Gaza

How time flies when you’re having fun.  I spent the best part of Wednesday trailing Manouchehr Mottaki, Iran’s foreign minister, around Brussels.  After about four hours it dawned on me that, no matter how strange and disturbing some of his statements, his style is in certain respects remarkably similar to that of a European politician.  That is to say, he repeats his best lines wherever he goes, presumably in the belief that if you say something often enough, in as many different places as possible, at least some people will swallow your message and regurgitate it to others.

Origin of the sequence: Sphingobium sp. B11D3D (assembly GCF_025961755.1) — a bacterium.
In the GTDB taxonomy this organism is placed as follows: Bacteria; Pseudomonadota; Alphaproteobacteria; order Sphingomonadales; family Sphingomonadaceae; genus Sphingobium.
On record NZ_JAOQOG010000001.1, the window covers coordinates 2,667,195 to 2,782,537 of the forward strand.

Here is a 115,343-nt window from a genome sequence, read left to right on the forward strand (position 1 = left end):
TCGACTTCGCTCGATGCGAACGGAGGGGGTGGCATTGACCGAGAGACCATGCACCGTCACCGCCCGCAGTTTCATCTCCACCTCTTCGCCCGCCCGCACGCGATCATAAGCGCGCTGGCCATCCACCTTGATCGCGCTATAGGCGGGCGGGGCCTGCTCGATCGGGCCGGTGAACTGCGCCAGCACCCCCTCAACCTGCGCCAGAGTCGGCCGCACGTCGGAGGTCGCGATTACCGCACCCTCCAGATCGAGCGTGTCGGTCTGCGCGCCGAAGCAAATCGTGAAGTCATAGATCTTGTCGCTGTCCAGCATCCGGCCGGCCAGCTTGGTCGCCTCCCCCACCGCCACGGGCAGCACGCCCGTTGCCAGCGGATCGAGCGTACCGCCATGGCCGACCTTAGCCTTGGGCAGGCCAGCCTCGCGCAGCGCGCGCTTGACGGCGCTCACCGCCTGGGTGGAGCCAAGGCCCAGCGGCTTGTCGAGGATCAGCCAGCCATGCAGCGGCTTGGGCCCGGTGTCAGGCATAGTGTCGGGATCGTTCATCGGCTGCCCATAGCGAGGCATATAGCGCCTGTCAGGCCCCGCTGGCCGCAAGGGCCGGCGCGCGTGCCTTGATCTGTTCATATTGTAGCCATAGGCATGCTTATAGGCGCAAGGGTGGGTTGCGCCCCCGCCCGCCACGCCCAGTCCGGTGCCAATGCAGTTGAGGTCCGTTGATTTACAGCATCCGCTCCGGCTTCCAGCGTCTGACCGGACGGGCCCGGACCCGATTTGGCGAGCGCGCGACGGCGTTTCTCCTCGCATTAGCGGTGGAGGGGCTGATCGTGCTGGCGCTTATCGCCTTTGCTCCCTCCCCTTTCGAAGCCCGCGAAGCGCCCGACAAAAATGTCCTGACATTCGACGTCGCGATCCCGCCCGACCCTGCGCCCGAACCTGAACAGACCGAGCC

Two weeks ago European leaders decided to postpone an upcoming summit of something called the Union for the Mediterranean.  It is safe to say that very few people in the Mediterranean noticed or cared.

The story of the UfM is a classic tale of what passes for foreign policy in today’s European Union.  The organisation was the brainchild of President Nicolas Sarkozy of France, who wanted to strengthen relations between the EU’s southern member-states – such as France, Italy and Spain – and their North African and Arab neighbours across the sea.  It was not a bad idea in principle.  But it aroused the suspicions of Germany and other northern EU countries, which insisted in the name of European unity that all EU member-states should belong to the UfM.